• This one just made me laugh:
    • “Did anyone see the ghost adventures episode on goat man’s? They acted like it was super haunted. Meanwhile I walked it at night and the worst thing that happened was all the damn spiders.”

Wrap up

  • Now, here’s a time where you can catch me in an inconsistency. I know I’ve complained in the past about how it seems like, at least in the ghost stories in NYC, so many of them that are attributed to a certain person are supposed to be white historical figures (often enslavers), and I’ve mentioned my discomfort with the idea of people being written out of both written history and urban legends. Now, I haven’t done as much paranormal research in the south and the west, so maybe that’s a less common phenomenon outside of NYC?
  • But at any rate, I feel weird about this urban legend, centering around a Black man, as well.
  • That’s because there’s this horrifying tale of a lynching that has been transformed into a creepy campfire-style urban legend for legend trippers and drunk teenagers to tell.
  • I know I’ve talked about this in the past, in the episode about the supposed “Curse of the Fordham Ram,” but one question I’m interested in is: do people use tales of urban legends and hauntings to obfuscate horrific things that they feel uncomfortable or maybe even guilty about?
  • It seems like there’s maybe something psychological at work there, but I’m more interested in what that does to people’s conception of history and the past.
  • In the United States, the version of history taught by the education system can often be a bit lacking, and, at least in my experience having gone to public schools in Texas, tends to downplay some of the truly horrific parts of the slave trade, reconstruction, white supremacy and the rise of the KKK, etc. And then, in addition to that, there are these stories transmuting terrible parts of history into a “creepy story,” a legend that you don’t need to engage with if you don’t want to. Because if it’s a ghost story, then it’s easy to say, “oh, it’s a made up story, ghosts aren’t real.” But then at the same time, in a story like the Old Alton Bridge’s Goatman, you can also sort of lump the racial violence into the same zone of urban legend un-reality that also encompasses ghosts and goatmen-type cryptids.

  • From: In The Tall Grass West Of Town: Racial Violence In Denton County During The Rise Of The Second Ku Klux Klan by Micah Carlson Crittenden, May 2020 (University of North Texas masters thesis), a paper about the rise of the KKK in Denton County:

    For a tale to catch steam, it must resonate with reality even as it injects a mystical component into everyday life. Through the story of the Goatman it can be surmised that Denton County residents believed the local Ku Klux Klan was not only in existence, but capable of the brutal murder of the Washburn family in 1938. They also believed the existence of a moderately successful Black farmer was enough to enrage hooded white citizens into the commission of heinous acts of violence. These acts would only be possible through the dehumanization of Black families, even those well known to the membership of the KKK.”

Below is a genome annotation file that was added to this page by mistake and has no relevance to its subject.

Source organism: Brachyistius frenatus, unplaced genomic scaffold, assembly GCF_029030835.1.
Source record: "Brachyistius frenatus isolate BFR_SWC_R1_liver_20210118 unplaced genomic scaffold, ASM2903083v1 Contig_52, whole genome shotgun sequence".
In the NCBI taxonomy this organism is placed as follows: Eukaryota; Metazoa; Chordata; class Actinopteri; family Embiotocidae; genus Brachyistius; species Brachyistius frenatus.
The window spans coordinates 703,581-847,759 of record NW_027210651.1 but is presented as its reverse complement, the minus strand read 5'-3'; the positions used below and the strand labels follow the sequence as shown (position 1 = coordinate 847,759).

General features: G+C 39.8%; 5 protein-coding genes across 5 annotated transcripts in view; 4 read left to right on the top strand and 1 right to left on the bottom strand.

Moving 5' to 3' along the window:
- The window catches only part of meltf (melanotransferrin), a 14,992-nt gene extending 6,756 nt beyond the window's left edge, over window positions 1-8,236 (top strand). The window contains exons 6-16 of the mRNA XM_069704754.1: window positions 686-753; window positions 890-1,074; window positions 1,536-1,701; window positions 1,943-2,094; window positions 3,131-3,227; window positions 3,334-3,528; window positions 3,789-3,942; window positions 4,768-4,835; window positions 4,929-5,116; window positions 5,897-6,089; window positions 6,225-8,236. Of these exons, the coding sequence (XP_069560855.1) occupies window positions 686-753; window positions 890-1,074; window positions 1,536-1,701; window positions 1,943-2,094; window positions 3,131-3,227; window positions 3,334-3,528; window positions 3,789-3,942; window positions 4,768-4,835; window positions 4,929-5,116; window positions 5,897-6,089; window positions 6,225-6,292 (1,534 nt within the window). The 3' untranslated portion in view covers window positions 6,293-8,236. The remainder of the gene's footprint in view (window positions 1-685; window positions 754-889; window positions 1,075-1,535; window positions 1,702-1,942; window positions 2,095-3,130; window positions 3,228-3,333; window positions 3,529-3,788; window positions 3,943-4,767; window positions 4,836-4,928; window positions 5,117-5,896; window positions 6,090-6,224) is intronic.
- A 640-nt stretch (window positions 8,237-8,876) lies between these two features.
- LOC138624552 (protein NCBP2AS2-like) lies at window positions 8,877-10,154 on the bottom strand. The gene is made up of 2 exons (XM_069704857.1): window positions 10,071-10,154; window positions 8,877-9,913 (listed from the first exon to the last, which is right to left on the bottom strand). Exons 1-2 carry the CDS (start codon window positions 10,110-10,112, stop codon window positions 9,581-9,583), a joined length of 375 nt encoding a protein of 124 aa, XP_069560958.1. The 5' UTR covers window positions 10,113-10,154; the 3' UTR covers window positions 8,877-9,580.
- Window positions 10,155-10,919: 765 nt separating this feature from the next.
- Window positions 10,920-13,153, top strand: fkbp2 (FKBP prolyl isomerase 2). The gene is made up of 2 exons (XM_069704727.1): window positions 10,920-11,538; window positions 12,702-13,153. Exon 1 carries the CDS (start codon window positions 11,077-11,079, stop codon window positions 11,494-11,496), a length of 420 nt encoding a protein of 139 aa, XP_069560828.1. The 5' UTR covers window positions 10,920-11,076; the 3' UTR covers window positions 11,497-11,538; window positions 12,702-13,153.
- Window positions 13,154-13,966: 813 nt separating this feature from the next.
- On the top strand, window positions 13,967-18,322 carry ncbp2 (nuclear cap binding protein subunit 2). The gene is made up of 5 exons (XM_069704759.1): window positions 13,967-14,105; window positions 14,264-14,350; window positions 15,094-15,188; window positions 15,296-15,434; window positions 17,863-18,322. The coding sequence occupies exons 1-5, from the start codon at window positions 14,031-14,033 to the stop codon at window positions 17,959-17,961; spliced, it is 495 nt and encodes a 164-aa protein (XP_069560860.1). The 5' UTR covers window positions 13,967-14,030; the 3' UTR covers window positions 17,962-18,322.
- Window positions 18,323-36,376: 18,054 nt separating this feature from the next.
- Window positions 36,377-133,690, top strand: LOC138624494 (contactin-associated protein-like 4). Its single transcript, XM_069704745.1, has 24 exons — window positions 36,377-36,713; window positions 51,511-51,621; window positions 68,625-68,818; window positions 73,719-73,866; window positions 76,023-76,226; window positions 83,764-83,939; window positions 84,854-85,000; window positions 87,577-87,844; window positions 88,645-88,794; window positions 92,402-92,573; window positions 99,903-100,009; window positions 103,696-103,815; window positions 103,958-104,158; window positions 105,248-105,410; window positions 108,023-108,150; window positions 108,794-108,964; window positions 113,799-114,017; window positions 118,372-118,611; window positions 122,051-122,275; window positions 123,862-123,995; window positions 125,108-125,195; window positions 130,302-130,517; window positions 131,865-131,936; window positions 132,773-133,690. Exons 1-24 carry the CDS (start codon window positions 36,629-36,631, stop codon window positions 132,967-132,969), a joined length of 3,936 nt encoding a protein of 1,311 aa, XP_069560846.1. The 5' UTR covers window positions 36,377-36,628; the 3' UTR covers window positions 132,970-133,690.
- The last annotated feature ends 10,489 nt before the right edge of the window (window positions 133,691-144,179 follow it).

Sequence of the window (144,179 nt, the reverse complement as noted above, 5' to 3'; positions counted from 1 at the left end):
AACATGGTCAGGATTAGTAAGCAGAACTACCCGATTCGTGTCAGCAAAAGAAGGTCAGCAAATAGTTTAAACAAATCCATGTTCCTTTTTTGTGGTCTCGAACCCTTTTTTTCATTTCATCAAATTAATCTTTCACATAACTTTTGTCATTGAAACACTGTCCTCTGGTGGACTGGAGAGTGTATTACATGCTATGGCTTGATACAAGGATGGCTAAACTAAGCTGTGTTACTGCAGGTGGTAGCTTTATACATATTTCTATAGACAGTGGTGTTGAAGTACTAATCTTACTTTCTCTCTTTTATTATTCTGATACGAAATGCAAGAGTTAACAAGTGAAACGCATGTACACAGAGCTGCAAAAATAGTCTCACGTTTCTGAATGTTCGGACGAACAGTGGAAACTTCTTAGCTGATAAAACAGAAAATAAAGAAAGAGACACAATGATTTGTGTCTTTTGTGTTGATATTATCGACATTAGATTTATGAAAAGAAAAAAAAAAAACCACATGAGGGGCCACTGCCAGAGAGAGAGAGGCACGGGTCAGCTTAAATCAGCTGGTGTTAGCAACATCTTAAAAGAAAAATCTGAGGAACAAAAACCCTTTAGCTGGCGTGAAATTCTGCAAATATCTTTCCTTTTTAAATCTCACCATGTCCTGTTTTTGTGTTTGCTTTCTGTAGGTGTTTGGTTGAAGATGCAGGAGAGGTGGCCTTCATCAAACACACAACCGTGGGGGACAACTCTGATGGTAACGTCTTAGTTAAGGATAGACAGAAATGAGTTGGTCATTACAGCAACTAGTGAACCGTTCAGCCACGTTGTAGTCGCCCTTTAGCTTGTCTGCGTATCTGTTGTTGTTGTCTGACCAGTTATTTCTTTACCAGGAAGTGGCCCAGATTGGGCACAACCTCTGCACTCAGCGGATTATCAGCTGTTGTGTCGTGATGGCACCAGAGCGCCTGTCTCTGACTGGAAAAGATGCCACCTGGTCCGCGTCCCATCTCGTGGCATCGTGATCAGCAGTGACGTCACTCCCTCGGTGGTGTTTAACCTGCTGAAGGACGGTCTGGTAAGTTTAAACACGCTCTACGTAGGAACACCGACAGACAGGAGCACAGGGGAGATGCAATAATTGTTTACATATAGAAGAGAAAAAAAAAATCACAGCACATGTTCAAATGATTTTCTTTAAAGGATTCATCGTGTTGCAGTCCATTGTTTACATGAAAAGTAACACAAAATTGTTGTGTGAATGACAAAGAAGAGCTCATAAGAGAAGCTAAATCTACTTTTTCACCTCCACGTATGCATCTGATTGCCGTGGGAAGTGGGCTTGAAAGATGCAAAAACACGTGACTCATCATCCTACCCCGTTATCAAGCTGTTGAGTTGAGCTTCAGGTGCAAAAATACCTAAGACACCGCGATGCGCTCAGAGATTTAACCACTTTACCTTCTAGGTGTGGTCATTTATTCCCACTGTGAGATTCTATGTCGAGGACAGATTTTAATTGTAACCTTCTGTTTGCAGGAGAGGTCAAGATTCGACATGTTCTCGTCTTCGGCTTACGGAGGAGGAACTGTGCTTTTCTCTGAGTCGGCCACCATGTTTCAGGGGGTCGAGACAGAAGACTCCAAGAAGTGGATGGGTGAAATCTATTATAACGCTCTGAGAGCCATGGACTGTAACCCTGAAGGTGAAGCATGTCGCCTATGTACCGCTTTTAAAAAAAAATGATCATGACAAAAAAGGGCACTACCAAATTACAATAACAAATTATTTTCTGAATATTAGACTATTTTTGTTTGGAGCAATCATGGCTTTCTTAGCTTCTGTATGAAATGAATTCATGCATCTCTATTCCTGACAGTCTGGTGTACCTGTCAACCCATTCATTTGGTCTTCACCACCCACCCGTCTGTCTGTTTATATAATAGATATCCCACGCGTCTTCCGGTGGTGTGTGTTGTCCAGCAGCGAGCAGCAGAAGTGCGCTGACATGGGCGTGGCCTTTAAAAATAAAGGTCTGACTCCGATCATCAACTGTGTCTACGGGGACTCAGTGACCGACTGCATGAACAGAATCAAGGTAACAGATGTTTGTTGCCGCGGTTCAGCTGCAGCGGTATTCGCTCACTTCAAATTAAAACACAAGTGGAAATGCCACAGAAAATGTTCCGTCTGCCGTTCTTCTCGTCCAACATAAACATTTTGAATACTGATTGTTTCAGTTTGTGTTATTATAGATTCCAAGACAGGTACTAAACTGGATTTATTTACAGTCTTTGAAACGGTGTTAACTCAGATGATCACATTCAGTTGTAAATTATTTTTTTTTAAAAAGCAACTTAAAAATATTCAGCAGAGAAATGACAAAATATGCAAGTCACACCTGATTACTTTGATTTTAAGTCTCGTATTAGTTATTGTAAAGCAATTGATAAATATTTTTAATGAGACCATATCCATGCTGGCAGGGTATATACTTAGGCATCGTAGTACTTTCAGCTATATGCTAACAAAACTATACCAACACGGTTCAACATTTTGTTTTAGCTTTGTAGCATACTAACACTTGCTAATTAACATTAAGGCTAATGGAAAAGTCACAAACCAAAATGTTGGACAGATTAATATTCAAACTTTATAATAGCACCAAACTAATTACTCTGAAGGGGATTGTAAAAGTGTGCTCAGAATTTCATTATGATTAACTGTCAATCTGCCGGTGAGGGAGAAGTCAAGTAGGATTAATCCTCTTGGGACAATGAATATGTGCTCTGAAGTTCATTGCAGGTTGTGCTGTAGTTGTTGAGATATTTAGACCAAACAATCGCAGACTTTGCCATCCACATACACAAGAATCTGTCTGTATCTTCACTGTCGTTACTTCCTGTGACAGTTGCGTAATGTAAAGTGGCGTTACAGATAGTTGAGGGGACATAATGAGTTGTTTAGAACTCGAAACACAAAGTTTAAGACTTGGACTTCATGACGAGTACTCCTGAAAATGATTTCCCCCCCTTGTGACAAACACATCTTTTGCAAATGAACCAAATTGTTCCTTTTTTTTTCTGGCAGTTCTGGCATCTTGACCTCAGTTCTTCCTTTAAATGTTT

• Later in the paper:

    There is a complex code of silence surrounding racial violence in Denton County. Privately, the Black community was all too aware of the crimes committed against itself and yet, a public silence was required by the white supremacist power structure. The same dichotomy is observable in the white population. The perpetrators of racial violence were members of the white community and therefore knew of the crimes as they were committed; however, like the masked costume of the Ku Klux Klan, white knowledge of these crimes was capped. It does not appear to this researcher that anyone discussed racial violence in Denton County in a public forum during the 1920s. This divide between private and public acknowledgement has led to a modern ignorance of local racial terrorism. Yet, despite the best efforts of white supremacist sympathizers at containment, the truth leaks out through folklore. Stories like that of the Goatman signal to a violent past without direct indictment of the participants.”

  • I talked in previous episodes about Washburn being a character created from a composite of many similar people who were murdered by the Klan, rather than being an actual historical figure himself.
  • Now I want to take a look at some local Denton folks who have written very eloquently about what all of this Goatman’s Bridge legend stuff means.
  • An article in the blog We Denton Do It (, written by Shaun Treat, who founded the Denton Haunts historical ghost tour, concluded with a nice summary of some conclusions that can be drawn from the Old Alton Bridge stories: